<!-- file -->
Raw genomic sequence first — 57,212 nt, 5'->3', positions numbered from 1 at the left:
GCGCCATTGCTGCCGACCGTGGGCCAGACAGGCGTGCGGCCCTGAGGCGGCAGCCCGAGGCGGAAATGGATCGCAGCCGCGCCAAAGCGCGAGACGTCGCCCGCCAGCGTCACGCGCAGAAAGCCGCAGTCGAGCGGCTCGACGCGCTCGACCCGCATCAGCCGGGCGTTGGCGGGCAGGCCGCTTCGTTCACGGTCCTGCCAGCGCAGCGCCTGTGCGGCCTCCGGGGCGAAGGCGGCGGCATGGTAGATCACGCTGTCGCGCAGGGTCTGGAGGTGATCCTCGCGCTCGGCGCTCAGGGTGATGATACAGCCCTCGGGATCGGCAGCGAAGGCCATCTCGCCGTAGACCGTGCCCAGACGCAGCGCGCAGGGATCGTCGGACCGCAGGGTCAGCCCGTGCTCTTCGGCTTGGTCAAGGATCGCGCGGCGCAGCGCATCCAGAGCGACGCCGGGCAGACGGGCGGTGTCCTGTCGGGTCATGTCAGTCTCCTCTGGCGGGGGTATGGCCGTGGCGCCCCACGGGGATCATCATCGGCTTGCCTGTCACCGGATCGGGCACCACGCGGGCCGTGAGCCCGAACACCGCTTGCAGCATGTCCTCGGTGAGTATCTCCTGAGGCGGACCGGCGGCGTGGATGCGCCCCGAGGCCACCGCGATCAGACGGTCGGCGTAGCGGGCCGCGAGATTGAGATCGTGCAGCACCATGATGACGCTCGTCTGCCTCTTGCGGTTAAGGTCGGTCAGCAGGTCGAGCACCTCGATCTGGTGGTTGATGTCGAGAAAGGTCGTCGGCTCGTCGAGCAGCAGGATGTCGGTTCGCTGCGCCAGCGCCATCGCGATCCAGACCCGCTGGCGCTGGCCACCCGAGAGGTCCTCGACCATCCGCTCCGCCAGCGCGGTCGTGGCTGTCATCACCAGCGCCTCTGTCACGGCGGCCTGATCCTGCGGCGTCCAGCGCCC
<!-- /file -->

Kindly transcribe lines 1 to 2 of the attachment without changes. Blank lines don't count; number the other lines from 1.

Raw genomic sequence first — 57,212 nt, 5'->3', positions numbered from 1 at the left:
GCGCCATTGCTGCCGACCGTGGGCCAGACAGGCGTGCGGCCCTGAGGCGGCAGCCCGAGGCGGAAATGGATCGCAGCCGCGCCAAAGCGCGAGACGTCGCCCGCCAGCGTCACGCGCAGAAAGCCGCAGTCGAGCGGCTCGACGCGCTCGACCCGCATCAGCCGGGCGTTGGCGGGCAGGCCGCTTCGTTCACGGTCCTGCCAGCGCAGCGCCTGTGCGGCCTCCGGGGCGAAGGCGGCGGCATGGTAGATCACGCTGTCGCGCAGGGTCTGGAGGTGATCCTCGCGCTCGGCGCTCAGGGTGATGATACAGCCCTCGGGATCGGCAGCGAAGGCCATCTCGCCGTAGACCGTGCCCAGACGCAGCGCGCAGGGATCGTCGGACCGCAGGGTCAGCCCGTGCTCTTCGGCTTGGTCAAGGATCGCGCGGCGCAGCGCATCCAGAGCGACGCCGGGCAGACGGGCGGTGTCCTGTCGGGTCATGTCAGTCTCCTCTGGCGGGGGTATGGCCGTGGCGCCCCACGGGGATCATCATCGGCTTGCCTGTCACCGGATCGGGCACCACGCGGGCCGTGAGCCCGAACACCGCTTGCAGCATGTCCTCGGTGAGTATCTCCTGAGGCGGACCGGCGGCGTGGATGCGCCCCGAGGCCACCGCGATCAGACGGTCGGCGTAGCGGGCCGCGAGATTGAGATCGTGCAGCACCATGATGACGCTCGTCTGCCTCTTGCGGTTAAGGTCGGTCAGCAGGTCGAGCACCTCGATCTGGTGGTTGATGTCGAGAAAGGTCGTCGGCTCGTCGAGCAGCAGGATGTCGGTTCGCTGCGCCAGCGCCATCGCGATCCAGACCCGCTGGCGCTGGCCACCCGAGAGGTCCTCGACCATCCGCTCCGCCAGCGCGGTCGTGGCTGTCATCACCAGCGCCTCTGTCACGGCGGCCTGATCCTGCGGCGTCCAGCGCCC